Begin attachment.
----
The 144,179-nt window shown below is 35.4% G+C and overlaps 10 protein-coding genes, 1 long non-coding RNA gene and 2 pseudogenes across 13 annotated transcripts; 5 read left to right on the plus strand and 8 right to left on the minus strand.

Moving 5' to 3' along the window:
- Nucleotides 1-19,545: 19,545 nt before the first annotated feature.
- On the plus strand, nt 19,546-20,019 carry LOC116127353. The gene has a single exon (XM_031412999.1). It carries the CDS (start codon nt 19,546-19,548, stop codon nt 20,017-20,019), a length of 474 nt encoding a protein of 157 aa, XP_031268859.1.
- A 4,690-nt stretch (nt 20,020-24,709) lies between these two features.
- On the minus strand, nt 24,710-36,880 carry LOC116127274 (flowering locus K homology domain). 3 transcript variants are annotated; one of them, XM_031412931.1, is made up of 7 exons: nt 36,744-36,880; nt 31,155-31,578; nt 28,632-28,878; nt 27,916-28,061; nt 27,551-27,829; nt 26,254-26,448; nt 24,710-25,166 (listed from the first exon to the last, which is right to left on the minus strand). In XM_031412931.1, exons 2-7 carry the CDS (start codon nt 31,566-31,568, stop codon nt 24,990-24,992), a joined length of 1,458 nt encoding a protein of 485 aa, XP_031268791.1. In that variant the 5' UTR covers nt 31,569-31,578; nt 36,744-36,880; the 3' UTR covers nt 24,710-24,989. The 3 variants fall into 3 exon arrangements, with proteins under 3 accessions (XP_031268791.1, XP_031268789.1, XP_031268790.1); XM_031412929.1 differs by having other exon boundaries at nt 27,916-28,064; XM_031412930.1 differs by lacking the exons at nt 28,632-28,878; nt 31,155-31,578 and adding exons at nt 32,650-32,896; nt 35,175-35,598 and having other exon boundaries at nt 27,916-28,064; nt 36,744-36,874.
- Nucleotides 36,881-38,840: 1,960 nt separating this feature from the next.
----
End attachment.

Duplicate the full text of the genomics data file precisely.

The 144,179-nt window shown below is 35.4% G+C and overlaps 10 protein-coding genes, 1 long non-coding RNA gene and 2 pseudogenes across 13 annotated transcripts; 5 read left to right on the plus strand and 8 right to left on the minus strand.

Moving 5' to 3' along the window:
- Nucleotides 1-19,545: 19,545 nt before the first annotated feature.
- On the plus strand, nt 19,546-20,019 carry LOC116127353. The gene has a single exon (XM_031412999.1). It carries the CDS (start codon nt 19,546-19,548, stop codon nt 20,017-20,019), a length of 474 nt encoding a protein of 157 aa, XP_031268859.1.
- A 4,690-nt stretch (nt 20,020-24,709) lies between these two features.
- On the minus strand, nt 24,710-36,880 carry LOC116127274 (flowering locus K homology domain). 3 transcript variants are annotated; one of them, XM_031412931.1, is made up of 7 exons: nt 36,744-36,880; nt 31,155-31,578; nt 28,632-28,878; nt 27,916-28,061; nt 27,551-27,829; nt 26,254-26,448; nt 24,710-25,166 (listed from the first exon to the last, which is right to left on the minus strand). In XM_031412931.1, exons 2-7 carry the CDS (start codon nt 31,566-31,568, stop codon nt 24,990-24,992), a joined length of 1,458 nt encoding a protein of 485 aa, XP_031268791.1. In that variant the 5' UTR covers nt 31,569-31,578; nt 36,744-36,880; the 3' UTR covers nt 24,710-24,989. The 3 variants fall into 3 exon arrangements, with proteins under 3 accessions (XP_031268791.1, XP_031268789.1, XP_031268790.1); XM_031412929.1 differs by having other exon boundaries at nt 27,916-28,064; XM_031412930.1 differs by lacking the exons at nt 28,632-28,878; nt 31,155-31,578 and adding exons at nt 32,650-32,896; nt 35,175-35,598 and having other exon boundaries at nt 27,916-28,064; nt 36,744-36,874.
- Nucleotides 36,881-38,840: 1,960 nt separating this feature from the next.